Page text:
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Friday, April 24, 2015

Understanding (?) the Sunni-Shia divide



There is a resurgence of violent conflicts in Muslim countries principally in the Middle East. There is a civil war in Syria with several factions fighting each other. In Iraq, the violence is threatening to split the country into three different parts. In Yemen, the conflict has dragged other Middle East powers, like Saudi Arabia, into armed intervention.
Many outsiders have difficulty understanding the root causes of the civil wars. On the surface, it seems like these are purely sectarian clashes caused by political struggles for power. Oftentimes, the United States and other Western powers have been sucked into these conflicts. This has led many people to think that these wars are an extension of the Crusades or the centuries old war between the Christians and the Muslim world.
The reality is that the upsurge in violence has been primarily caused by the centuries old religious civil war between the Sunni and the Shia Muslims. Although there are also political and economic factors involved in these conflicts, two countries that are actively competing for leadership of Islam, Sunni Saudi Arabia and Shia Iran, also have this religious divide to further their ambitions.
For many centuries, Sunni and Shia Muslims lived peacefully together. In fact, in many countries members of the two sects would intermarry and even pray at the same mosques. Although they differed in rituals and interpretations of Islamic laws, they shared the same faith in the Quran (Koran) and the lessons of the Prophet Mohammed.
However, in recent decades the proxy battles between the Sunni Saudi Arabia and the Shia Iran have been exacerbated by the renewed fundamentalist fervor of some members of both sects who are motivated by the goals of “cleansing the faith” or  issues like the “liberation of Palestine from the Jews.” Tens of thousands of these fundamentalists have transformed themselves into armed groups which have triggered increasing violence.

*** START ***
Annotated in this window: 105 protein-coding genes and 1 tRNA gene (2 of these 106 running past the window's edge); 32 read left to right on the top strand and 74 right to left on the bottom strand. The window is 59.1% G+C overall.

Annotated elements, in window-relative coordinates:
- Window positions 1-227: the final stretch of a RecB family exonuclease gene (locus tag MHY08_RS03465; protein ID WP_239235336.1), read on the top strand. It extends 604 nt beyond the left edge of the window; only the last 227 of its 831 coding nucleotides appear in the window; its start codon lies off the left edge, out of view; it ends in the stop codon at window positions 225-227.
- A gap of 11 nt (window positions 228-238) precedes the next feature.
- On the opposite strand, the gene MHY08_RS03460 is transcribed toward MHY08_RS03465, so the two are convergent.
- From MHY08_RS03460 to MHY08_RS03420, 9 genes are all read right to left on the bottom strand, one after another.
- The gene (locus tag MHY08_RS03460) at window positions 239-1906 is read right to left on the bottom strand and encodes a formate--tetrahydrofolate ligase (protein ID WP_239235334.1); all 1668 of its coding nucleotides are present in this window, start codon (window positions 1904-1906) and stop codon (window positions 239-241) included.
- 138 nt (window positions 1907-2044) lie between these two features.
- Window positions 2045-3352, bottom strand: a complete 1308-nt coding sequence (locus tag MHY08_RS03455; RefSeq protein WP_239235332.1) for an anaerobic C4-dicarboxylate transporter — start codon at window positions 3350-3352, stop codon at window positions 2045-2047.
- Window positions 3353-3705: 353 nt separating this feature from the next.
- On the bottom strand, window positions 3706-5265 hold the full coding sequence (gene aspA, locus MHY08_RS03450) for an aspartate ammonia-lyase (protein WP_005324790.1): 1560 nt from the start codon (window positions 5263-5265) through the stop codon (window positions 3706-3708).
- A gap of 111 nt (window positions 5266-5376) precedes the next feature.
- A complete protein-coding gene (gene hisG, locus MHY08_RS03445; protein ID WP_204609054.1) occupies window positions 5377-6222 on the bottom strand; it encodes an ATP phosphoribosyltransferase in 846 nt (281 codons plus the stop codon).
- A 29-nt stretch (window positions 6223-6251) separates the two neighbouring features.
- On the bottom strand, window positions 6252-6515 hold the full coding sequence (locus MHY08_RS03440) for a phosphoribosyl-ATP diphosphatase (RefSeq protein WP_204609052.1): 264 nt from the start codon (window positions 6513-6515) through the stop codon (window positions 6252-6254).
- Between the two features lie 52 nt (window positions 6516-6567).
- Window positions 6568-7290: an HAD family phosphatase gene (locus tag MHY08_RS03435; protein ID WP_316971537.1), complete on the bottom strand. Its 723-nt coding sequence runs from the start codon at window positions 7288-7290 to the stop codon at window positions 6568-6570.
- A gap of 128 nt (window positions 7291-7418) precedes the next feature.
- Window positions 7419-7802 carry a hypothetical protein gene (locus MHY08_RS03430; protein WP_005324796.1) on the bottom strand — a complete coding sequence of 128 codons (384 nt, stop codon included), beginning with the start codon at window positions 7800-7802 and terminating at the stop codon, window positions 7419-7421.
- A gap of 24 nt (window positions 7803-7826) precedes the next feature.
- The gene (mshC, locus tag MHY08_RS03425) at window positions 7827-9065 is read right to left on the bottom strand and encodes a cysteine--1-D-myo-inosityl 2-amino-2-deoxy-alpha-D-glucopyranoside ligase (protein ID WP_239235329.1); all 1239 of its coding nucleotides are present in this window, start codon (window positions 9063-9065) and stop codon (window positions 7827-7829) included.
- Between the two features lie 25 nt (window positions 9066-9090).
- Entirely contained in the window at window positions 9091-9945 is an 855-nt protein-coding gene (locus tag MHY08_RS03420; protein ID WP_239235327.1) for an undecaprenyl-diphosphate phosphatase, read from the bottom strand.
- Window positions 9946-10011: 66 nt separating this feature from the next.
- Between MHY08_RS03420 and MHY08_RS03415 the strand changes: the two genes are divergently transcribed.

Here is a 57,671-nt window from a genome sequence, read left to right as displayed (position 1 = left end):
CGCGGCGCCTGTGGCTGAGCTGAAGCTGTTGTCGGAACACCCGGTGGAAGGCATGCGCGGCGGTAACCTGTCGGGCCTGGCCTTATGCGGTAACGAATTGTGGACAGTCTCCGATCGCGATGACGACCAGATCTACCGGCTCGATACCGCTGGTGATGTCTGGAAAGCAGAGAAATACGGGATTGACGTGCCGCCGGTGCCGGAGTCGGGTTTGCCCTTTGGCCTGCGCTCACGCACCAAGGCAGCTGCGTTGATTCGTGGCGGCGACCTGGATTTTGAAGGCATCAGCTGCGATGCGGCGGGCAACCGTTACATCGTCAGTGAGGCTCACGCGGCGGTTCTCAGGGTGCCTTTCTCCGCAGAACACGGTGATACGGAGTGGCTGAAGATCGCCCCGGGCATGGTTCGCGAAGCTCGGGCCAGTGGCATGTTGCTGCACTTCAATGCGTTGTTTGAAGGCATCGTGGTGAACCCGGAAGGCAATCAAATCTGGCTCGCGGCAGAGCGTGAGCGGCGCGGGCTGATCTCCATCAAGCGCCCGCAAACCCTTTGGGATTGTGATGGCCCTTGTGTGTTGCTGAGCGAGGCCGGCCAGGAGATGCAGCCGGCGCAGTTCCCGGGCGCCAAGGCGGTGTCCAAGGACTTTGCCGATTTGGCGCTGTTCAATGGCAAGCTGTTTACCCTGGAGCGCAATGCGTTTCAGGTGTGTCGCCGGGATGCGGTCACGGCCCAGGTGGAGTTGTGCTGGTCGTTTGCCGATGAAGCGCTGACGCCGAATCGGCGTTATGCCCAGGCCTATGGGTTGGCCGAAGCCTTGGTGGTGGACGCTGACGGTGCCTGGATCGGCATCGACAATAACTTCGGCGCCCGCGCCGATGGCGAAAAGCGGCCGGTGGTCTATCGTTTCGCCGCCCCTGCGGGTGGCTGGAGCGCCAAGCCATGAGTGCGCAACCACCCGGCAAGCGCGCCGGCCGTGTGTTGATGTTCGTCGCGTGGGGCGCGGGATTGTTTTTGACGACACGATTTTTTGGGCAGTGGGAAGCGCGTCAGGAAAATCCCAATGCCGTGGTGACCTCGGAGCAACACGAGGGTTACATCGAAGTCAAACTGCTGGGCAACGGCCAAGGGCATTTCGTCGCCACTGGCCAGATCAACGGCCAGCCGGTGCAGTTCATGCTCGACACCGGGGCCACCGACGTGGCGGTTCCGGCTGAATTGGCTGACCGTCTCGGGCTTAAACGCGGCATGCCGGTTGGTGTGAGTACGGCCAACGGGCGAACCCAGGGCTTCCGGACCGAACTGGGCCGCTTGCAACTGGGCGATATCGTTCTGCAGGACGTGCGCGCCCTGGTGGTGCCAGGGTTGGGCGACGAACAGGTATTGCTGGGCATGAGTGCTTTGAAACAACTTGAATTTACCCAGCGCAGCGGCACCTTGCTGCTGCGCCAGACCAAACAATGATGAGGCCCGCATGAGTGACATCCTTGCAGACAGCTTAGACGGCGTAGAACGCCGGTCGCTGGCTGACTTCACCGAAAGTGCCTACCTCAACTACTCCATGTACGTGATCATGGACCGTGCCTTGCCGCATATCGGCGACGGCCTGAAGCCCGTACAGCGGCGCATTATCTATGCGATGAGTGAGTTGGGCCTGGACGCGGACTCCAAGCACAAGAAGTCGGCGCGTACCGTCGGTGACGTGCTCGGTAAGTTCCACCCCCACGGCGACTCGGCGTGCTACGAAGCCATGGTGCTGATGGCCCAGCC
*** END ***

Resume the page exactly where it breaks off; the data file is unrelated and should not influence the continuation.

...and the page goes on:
This split in Islam goes back to events in the 7th Century. The Prophet Mohammad is believed to have had his first revelation in 610 CE. It was after his death in 632 that the two sects first appeared. The group that became known as Sunni accepted Abu Bakr as-Siddiq, one of Mohammad’s closest companions, as the legitimate successor. There were, however, some in the Islamic community who felt that this succession was not legitimate and that the title of Caliph really belonged to Ali ibn Abi Talib, whose claim was supported by the fact that he was Mohammad’s cousin, his adopted, his first convert and the husband of his daughter Fatima.
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Both sides fervently believed that the Prophet Mohammad had specifically chosen their own leader. The supporters of Abu became known as Sunnis and the supporters of Ali became the Shiites.
According to Dr. George Boeree, a scholar of Islamic studies, the word Sunni refers to the “sunnas” or oral traditions and interpretations of the Quran (Koran). In Arabic the word sunna means the “way” of Mohammad. They believe that the position of Caliph should be a position to which one is elected by the religious leaders of the Islamic community, and not dependent on direct lineage from Mohammed. The word Sunni also comes from “Ahl a-Summa”” or “the people of tradition,” which refers to practices based on precedent or reports of the actions of the Prophet Mohammad and those close to him.